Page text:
As the terrain leveled out near the pass, I saw a cairn marking the path to Marshall. Before heading to Marshall, I had one more short detour. A plane crashed in 1969 just off the trail, roughly a 1/4 mile beyond the Marshall herd path and just east of the height of the pass. In a braided section of trail, Choya actually led me to the herd path leading to the crash site. A large, single rock marks the turnoff to the plane. I almost didn't notice the rockbsince its covered in moss. Only when Choya veered to the path did I realize I was standing in front of the large rock. I was more focused on dodging mud. The plane can be seen from behind the rock.

Although the engine and interior are missing, the plane looks pretty good for crashing into trees and more than 50 years of weather. Its left wing is detached and just a few feet from the rest of the plane. The pilot was in pretty rough shape, but survived. Visiting this link from Aviation Week tells the details of the crash. It's a pretty interesting read if your interested in the story. With my background as a pilot, I couldn't turn down visiting the wreckage since it was only 1/4 mile off my path.

Piper Cherokee from 1969 crash

I wouldn't want to carry out the engine

The left wing near the crash site

From the plane crash site, I backtracked for about eight minutes back to the Marshall herd path. I don't think this herd path sees nearly as many people as the Herbert Brook path from the east. The path was fairly rocky and rooty with plenty of brush encroaching the trail and numerous muddy spots. From Cold Brook Pass, this herd path travels about one mile to the summit with 550' of elevation gain. There was one smaller bump before making the final push to the summit of Marshall. At least one high ledge required me to lift Choya. Take a moment to look behind you if ascending this route to catch the occasional view of Iroquois and Lake Placid.

Rough herd path


At 4,360', Mt. Marshall stands as the 25th highest peak in the Adirondacks. The actual summit lacks any views. If you take a few moments to follow the paths near the summit, you can find views in most directions. The view to the south has the most open vantage with a full 180 degrees. You can catch a pretty good look toward Lake Placid and Whiteface to the northwest. Iroquois, Marshall's bigger brother, lies less than a mile to the north and dominates the view in that direction. Perhaps the most impressive view comes from an obscure herd path that leads to a nice east toward Colden and Marcy with Flowed Lands visible in the valley.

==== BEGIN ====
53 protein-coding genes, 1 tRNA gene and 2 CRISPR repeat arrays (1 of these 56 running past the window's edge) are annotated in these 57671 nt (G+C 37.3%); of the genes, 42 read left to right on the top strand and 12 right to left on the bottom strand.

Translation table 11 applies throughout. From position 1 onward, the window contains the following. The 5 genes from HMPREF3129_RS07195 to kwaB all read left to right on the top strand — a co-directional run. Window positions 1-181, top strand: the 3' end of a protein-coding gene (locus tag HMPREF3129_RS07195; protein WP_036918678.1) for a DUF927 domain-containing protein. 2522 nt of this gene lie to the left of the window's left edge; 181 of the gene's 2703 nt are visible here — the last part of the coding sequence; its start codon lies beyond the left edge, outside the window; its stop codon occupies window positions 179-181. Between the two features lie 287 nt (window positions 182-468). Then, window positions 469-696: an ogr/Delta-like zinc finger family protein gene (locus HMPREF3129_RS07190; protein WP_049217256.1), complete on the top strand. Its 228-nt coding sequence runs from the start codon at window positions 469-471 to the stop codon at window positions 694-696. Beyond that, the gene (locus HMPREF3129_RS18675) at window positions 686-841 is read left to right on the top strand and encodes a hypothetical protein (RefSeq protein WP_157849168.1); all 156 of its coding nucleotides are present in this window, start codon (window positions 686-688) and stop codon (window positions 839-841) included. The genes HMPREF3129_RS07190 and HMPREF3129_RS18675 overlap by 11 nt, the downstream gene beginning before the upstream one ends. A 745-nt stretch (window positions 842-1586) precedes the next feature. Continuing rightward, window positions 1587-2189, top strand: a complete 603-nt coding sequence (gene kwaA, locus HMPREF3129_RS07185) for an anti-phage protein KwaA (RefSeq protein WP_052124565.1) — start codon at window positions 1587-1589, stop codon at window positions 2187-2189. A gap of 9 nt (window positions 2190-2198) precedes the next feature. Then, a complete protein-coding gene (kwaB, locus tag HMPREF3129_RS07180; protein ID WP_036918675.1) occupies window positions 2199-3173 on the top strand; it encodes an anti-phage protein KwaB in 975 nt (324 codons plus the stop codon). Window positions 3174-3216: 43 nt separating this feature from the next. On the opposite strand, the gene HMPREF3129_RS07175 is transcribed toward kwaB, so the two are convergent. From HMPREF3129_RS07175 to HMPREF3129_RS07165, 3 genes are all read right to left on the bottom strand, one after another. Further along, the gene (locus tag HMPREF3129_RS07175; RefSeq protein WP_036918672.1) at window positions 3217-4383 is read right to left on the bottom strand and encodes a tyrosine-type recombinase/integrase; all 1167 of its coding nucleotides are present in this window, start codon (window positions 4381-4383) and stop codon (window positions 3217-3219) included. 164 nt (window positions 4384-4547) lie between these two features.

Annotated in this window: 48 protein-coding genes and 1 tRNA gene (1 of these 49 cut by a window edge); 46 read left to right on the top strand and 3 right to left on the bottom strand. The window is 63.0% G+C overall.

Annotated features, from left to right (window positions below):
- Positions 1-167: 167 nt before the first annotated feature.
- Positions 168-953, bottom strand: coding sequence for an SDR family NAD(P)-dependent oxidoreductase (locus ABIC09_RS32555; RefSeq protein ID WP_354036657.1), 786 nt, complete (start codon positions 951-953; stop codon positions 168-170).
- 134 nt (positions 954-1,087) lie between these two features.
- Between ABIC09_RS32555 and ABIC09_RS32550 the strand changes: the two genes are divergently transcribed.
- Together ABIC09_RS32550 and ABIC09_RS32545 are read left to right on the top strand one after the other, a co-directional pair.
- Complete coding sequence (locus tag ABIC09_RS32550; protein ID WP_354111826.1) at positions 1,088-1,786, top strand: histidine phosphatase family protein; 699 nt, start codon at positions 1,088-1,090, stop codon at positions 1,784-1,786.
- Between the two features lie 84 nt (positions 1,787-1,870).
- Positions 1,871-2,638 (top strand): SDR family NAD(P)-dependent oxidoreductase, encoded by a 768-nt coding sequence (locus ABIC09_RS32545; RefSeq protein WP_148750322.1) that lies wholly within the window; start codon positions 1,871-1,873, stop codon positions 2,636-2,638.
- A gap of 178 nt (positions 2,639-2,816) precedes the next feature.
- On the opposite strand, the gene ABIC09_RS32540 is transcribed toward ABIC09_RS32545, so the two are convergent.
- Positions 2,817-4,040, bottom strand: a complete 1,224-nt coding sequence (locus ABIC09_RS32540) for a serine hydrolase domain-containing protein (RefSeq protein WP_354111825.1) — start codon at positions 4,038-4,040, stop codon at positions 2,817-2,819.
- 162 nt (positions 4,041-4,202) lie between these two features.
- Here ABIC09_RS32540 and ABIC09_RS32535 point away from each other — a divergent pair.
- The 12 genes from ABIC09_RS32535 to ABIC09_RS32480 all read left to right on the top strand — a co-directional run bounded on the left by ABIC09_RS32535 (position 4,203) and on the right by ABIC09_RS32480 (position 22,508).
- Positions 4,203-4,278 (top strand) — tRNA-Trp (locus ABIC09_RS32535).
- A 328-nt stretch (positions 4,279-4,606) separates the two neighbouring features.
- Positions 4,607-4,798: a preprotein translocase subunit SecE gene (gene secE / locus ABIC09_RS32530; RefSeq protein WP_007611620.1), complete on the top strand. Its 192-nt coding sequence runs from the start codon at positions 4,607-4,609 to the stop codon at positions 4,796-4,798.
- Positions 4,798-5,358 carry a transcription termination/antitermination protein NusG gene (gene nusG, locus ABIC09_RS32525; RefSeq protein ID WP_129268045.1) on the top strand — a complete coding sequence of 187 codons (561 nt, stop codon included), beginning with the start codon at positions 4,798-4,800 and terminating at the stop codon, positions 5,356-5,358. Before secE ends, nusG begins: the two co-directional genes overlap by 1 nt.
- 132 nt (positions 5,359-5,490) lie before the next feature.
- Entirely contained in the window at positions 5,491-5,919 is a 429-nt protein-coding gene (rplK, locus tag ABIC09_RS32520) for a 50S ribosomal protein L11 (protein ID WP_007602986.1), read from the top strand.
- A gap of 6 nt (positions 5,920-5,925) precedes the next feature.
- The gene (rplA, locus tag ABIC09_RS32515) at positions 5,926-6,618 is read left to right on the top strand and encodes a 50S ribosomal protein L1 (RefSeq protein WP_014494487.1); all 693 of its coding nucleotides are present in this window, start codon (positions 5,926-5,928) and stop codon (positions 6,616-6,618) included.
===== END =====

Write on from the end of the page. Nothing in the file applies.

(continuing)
I took a break at the southern view point. Choya and I both refueld and hydrated before descending Herbert Brook. The last stand of black flies started to visit us while we took our break. 


View toward Lake Placid

Views from a clearing just south of the summit

Santanoni and Henderson Lake

A wider view toward Henderson Lake

Calamity Mountain

A view over Flowed Lands

Colden, Marcy, Skylight, and Redfield

The Herbert Brook herd path starts out steeply for a short distance before mellowing. Much of the path follows closely to the brook. This herd path has a reputation for braiding and a little difficulty to follow. I only found one spot on the descent that caused confusion. Another pair was trying to get their bearings on a GPS at the same spot. Two obvious paths were visible, but one was branched over. I took the path that wasn't blocked with broken branches and ended at blowdown. When I returned to the junction, I saw the third and correct option that followed the creek which had someone walking up it.

Herbert Brook features numerous small waterfalls as it tumbles down its rocky course. At times the water flows over wide slides, often covered in moss. The trail crosses the brook repeatedly. Occasionally the trail even follows the edge of water over sections of slides. In high water, this trail must be quite impressive.  I splashed down Choya a couple times to keep him cool and dunked my head in the brook to keep cool.

Descending Herbert Brook

Mossy waterfalls

I'd like to see this in higher water

The trail walks down the brook at times

The Herbert Brook herd path travels roughly a mile and a half between the summit and the Calamity Brook Trail. It felt longer to me. The footing is better than the Cold Brook herd path, but I was feeling the descent. I was happy when I reached the Calamity Brook Trail.

I followed the Calamity Brook Trail over 5 miles back to the trailhead. I passed several groups of backpackers making their way into the backcountry for the night. The Calamity Brook Trail dropped gradually over its course, crossing the occasional brook. A short side trail leads to a monument that seems out of place in the middle of the forest. The Henderson Monument marks the spot where David Henderson accidentally shot himself in 1845 while scouting the area. This accidental shooting is the calamity that gives Calamity Brook its name. A brook flows through a pretty meadow just beyond the monument.

Henderson Memorial

View at the Henderson Memorial

Nice section of bog bridge

The home stretch

I reached the trailhead around 245PM. With my side trip to the plane crash site, this trip clocked in at close to 16 miles. I'm glad I chose to hike this trip as a loop incorporating Indian Pass and the plane crash site. I think the standard out and back via Calamity Brook and Herbert Brook would have been much less impressive. Although quite a bit more strenuous and rugged, my route allowed me to see some interesting sites and travel to some areas that are a little less traveled.

Another look at the morning sun on Simon Pond



The Mutt sticking his tongue out at me apparently

Choya on a bog bridge